What if your delta T across the GSHP’s heat exchanger is not within the product’s spec? Well, it could be an indication of a problem, i.e., low delta T could indicate an under charged system, high delta T could indicate an over charged system.
I suggest going back and reviewing my April, 2012 and May, 2012 newsletters, (you can see them by scrolling down through archived newsletters under the ‘What’s New’ tab on the website), for more details about geothermal system performance and diagnostics.
So the answer to the question, ‘what delta T should I be seeing across the heat exchanger on my geothermal heat pump’ can’t simply be answered with a ‘rule of thumb’… you have to look at the system in its entirety and go to the product performance specifications.
Spring 2014 training schedule coming soon!
Please keep an eye on the website for spring 2014 training dates soon to be posted. Here is a sneak preview:
WEEK OF 2/3/14
WEEK OF 2/10/14:
West coast to include, California, Oregon, Washington & Nevada
WEEK OF 2/24/14:
WEEK OF 3/3/14:
WEEK OF 3/10/14:
South Dakota, Minnesota & Wisconsin
WEEK OF 3/24/14:
WEEK OF 3/31/14:
WEEK OF 4/7/14:
WEEK OF 4/21/14:
WEEK OF 4/28/14:
What mini split outdoor unit mounting brackets are you currently using?
I need your help! I’m hoping you all could answer the subject question along with the following:
- What mini split outdoor unit mounting brackets are you currently using?
- Why do you use this particular bracket?
- What is the percentage of jobs that require mounting brackets?
- Is the material the bracket is made from important and if so, why?
- What is the average cost of these brackets?
If you would take a moment to answer each of these questions via return email it would be of great help to me.
I am testing an AC/R leak sealant product in a single zone mini split inverter system with a capillary tube metering device…I hope to report on it’s performance in the next newsletter.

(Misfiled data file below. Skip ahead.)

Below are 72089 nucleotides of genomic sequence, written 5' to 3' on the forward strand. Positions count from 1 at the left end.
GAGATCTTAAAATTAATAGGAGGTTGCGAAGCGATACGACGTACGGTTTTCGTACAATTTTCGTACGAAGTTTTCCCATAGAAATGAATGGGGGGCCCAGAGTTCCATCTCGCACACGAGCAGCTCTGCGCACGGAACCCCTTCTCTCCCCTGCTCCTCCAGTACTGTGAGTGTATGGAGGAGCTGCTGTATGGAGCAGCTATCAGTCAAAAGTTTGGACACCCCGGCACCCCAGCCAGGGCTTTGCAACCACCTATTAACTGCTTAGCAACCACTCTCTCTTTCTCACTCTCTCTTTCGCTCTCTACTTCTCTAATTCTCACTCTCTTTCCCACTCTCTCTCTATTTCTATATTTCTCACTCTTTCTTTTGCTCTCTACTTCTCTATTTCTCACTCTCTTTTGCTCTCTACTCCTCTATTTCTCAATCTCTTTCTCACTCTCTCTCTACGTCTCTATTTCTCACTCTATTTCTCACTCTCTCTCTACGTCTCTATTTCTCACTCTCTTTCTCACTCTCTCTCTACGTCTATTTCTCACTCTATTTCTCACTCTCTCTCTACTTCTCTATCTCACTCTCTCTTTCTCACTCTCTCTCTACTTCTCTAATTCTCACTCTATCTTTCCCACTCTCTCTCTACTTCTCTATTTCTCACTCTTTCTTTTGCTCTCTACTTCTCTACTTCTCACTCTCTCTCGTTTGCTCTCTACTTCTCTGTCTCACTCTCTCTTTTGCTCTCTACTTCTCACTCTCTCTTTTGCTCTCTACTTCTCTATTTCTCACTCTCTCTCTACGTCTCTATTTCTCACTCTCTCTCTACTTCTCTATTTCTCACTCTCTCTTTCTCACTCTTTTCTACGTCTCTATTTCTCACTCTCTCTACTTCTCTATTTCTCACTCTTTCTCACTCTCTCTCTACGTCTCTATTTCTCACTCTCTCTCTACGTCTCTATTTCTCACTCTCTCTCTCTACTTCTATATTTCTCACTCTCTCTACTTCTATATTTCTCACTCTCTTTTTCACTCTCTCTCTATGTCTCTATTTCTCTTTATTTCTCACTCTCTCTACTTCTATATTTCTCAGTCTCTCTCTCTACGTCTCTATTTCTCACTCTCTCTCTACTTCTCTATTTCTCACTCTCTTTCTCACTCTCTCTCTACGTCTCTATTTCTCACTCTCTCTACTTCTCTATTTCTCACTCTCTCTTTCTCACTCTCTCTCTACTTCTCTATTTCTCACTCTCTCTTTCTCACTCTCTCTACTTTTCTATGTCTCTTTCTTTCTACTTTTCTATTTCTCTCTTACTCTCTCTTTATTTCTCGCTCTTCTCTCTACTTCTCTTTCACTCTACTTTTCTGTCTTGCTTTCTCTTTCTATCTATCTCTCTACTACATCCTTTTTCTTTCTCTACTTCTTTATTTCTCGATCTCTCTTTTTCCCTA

I will be creating installation and performance videos for a new Comfort-Aire product… electric infra-red heaters. These are NOT the heaters you see at the Sam’s Club and in SkyMall magazine… these are super high quality and I look forward to sharing this product with you in the next newsletter.
As a 30 year season ticket holder of the New York Jets in the NFL, I have been forced to seek competitive football anywhere I can find it. Many of you know that I am a huge Calgary Stampeders fan… you will see in video #1 of the four video series that I referenced earlier, I predict the Stampeders will win the 2013 Grey Cup…they did not. The Stamps didn’t make it past the semi-finals where they lost to the Saskatchewan Roughriders who ultimately won the cup.
You can see pictures of me in my Stampeder garb in the ‘Gallery’.
Just like I have been saying about the Jets for the past 30 years…’we’ll get’em next year’!
2013 coming to an end…
I just want to thank all the distributors who hosted training classes this year, the local reps who promoted them and especially those installers and service technicians who give me the privilege of spending 3 – 4 hours with them…to you I dedicate all my efforts as you are the wheels that keep this wonderful industry of ours moving forward. THANK YOU!
HAPPY HOLIDAYS AND A HAPPY NEW YEAR TO ALL!
See you soon!
The views and opinions expressed in this newsletter are those of the author and do not necessarily represent those of ESPCO’s sponsors and training partners.